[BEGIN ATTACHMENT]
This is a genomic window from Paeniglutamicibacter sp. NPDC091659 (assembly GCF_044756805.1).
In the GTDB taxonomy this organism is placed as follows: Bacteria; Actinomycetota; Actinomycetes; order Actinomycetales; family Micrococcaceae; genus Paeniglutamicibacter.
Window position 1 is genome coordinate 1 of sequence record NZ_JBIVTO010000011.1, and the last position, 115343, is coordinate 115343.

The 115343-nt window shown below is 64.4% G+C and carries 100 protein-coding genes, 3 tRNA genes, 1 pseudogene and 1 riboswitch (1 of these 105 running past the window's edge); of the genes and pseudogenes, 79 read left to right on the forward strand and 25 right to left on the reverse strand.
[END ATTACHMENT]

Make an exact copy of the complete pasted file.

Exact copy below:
This is a genomic window from Paeniglutamicibacter sp. NPDC091659 (assembly GCF_044756805.1).
In the GTDB taxonomy this organism is placed as follows: Bacteria; Actinomycetota; Actinomycetes; order Actinomycetales; family Micrococcaceae; genus Paeniglutamicibacter.
Window position 1 is genome coordinate 1 of sequence record NZ_JBIVTO010000011.1, and the last position, 115343, is coordinate 115343.

The 115343-nt window shown below is 64.4% G+C and carries 100 protein-coding genes, 3 tRNA genes, 1 pseudogene and 1 riboswitch (1 of these 105 running past the window's edge); of the genes and pseudogenes, 79 read left to right on the forward strand and 25 right to left on the reverse strand.